Plus, Restaurants Are Trying to Increase Your Bills…Without You Noticing
Welcome to your Sunday digest…my breakdown of the things we’re thinking about and talking about in the Global Intelligence world.
First up this week…NFTs.
NFTs, or non-fungible tokens, are those one-off, one-of-a-kind cryptos that first emerged as a way to own digital art, but which have since spread across a range of sectors including metaverses, play-to-earn gaming, and venture-capital investing.
The huge popularity of NFTs has attracted many of the world’s leading consumer brands.
One of the latest to dive into this space is Prada.
On Thursday, the Italian luxury fashion house—ranked the ninth most valuable brand in the world—launched a new line of T-shirts in conjunction with artist Cassius Hirst.
Shoppers who buy items from this Cass x Prada range will get “airdropped”—given for free—NFTs to match their physical goods. These NFTs will be hosted on the Ethereum blockchain.
Prada plans to release the limited-edition merchandise in stages, on the first Thursday of the month, until all 100 items have been sold.
Shoppers who receive the Prada NFTs will be able to list them for sale on secondary markets. It remains to be seen what they will be worth.
Still, the fact that a company as prominent as Prada is giving out NFTs shows how far these crypto tokens have infiltrated the cultural zeitgeist. And Prada is far from the only major fashion house to move into this space, with Balenciaga and Gucci having also used NFTs to market their apparel.
Next, the recent dip in the U.S. savings rates is worrying…
In April, the savings rate in the U.S. fell to its lowest level in 14 years.
The rate dropped to 4.4%, down from 5% the previous month, as households dipped into their savings to offset rising costs. Commerce Department data show that consumer spending rose 0.9% in April.
Now, lots of experts like to praise rising spending figures as a sign of a healthy economy.
But here’s what they don’t tell you: Spending figures aren’t adjusted for inflation, meaning higher prices are just folded in.
So, this isn’t a healthy economy driven by strong consumer spending. It’s a case of people tapping into savings to pay for their basic needs.
Indeed, much of the increase in spending was driven by autos and services. Basically, people are being forced back into offices, which means they have to spend on all the services that come with that, like auto-repair and childcare.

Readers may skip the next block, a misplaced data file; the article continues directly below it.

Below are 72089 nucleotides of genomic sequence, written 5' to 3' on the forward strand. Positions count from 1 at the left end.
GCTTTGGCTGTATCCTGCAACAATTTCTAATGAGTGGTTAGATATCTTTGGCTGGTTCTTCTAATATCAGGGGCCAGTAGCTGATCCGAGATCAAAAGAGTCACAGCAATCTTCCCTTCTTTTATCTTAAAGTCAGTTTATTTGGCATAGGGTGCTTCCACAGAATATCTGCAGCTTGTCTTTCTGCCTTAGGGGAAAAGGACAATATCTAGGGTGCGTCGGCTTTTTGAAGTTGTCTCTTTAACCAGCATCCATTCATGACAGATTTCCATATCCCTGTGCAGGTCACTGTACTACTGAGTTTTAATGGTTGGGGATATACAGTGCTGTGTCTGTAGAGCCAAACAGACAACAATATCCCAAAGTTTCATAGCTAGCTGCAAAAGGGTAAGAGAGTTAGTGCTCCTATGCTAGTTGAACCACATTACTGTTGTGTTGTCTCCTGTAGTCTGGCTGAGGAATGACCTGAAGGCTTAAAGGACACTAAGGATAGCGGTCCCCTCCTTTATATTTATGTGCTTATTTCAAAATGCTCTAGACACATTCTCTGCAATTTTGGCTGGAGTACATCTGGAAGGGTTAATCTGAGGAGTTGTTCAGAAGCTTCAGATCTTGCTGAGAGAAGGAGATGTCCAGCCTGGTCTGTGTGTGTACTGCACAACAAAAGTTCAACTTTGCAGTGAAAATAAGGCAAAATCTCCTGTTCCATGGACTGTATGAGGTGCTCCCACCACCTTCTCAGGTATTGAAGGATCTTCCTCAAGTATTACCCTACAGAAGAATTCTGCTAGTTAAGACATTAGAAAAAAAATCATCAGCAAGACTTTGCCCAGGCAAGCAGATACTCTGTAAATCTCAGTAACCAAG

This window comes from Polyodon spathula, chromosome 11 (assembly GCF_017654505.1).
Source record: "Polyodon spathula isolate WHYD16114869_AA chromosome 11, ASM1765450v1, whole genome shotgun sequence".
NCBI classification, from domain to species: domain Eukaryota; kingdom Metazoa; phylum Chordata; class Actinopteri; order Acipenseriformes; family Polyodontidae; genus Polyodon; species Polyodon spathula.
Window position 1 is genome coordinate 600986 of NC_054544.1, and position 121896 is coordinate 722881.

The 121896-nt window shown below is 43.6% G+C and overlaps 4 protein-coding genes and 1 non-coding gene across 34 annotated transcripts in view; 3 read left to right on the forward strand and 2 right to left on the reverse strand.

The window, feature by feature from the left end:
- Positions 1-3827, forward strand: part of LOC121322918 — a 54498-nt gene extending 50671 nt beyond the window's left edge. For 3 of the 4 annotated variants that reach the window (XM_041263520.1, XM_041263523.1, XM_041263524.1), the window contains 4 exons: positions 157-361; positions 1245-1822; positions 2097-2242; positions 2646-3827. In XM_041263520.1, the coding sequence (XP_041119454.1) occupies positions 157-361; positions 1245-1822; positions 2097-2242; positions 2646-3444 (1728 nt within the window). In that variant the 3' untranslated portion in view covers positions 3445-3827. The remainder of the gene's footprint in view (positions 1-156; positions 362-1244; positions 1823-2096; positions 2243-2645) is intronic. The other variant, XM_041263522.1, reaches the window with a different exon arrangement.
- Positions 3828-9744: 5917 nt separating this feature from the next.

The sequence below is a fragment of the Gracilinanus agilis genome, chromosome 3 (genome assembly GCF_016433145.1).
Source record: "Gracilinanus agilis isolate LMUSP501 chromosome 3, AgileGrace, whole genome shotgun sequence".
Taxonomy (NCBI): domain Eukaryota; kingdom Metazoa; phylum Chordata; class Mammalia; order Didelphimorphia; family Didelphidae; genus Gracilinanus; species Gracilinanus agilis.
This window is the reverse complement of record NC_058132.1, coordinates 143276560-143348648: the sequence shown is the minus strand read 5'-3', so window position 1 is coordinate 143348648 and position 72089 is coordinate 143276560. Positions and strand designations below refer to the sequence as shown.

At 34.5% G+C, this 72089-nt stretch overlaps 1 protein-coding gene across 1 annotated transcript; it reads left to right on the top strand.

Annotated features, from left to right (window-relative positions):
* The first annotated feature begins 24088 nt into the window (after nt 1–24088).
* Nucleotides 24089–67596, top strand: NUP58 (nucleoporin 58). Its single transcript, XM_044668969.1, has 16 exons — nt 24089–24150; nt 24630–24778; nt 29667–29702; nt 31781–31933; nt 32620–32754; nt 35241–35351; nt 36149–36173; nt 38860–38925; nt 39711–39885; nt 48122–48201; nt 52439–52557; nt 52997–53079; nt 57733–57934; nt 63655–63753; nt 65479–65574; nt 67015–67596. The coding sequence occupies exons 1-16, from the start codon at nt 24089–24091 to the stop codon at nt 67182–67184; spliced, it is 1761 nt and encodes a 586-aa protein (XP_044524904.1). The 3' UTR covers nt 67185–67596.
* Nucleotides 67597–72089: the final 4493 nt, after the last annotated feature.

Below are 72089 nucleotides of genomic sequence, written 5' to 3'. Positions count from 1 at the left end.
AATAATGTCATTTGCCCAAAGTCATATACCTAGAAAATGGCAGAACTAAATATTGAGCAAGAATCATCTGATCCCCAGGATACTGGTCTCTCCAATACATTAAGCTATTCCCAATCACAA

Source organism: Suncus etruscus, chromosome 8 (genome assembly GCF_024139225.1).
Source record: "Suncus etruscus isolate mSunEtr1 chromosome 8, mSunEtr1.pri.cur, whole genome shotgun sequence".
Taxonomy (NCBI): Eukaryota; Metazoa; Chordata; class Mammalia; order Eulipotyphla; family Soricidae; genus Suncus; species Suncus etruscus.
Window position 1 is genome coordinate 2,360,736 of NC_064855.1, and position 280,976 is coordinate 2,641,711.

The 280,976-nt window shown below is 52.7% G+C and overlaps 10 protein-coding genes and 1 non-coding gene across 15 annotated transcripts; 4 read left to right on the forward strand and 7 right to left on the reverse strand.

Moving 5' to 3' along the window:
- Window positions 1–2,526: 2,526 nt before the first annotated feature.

And they are having to dip into their savings to pay for them.
U.S. households managed to save a lot during the pandemic, and currently have about $4 trillion in excess savings.
The question now becomes whether those savings will be enough to ride out this inflation wave.
My guess is that high inflation will be with us for many years yet, which unfortunately means many households will be tapped out long before this wave ends.
Finally this week, more about inflation and a sneaky new move by restaurants to tackle it…
With inflation hovering near 40-year highs, businesses all across the economy are getting squeezed.
Now some restaurants are responding…not by raising their prices or shrinking the size of their portions, but by adding new fees to the fine print at the bottom of bills.
These new surcharges have bizarre names like “wellness fee,” “noncash adjustment,” or “kitchen appreciation fees.”
Seemingly, paying for the meal and tipping the staff is no longer enough to show your appreciation…now you have to pay another 3% on top as well.
Use of these surcharges is widespread and growing.
According to point-of-sale software company Lightspeed, restaurant fee revenue nearly doubled from April 2021 to April 2022. That was based on a sample of 6,000 U.S. restaurants that use its platform.
Moreover, the number of restaurants adding service fees grew by more than 36% during the same period.
Now, I’m sympathetic of restaurants and other service businesses. They operate with thin profit margins, which means they are especially sensitive to inflation pressures.
Indeed, according to one study, the average price of supplies for restaurant operators has increased by a massive 17.5% since last year.
Few businesses could take that kind of hit without raising prices.
Still, that’s no excuse for this kind of underhanded surcharge culture. It’s like the shrinkflation trend that’s invaded supermarket aisles. It’s inherently dishonest. Restaurants are hoping that a lot of customers simply won’t notice.
Is it too much to ask that, instead of charging me for your “wellness,” you simply tell me that your costs have gone by 17.5% in a year and that you need to bump up prices?
That I can understand and get behind.
That brings us to the end of this week’s digest. Many thanks for being a subscriber. And if you have any feedback or questions, reach out through the contact form on the Global Intelligence website.
Enjoy the rest of your Sunday.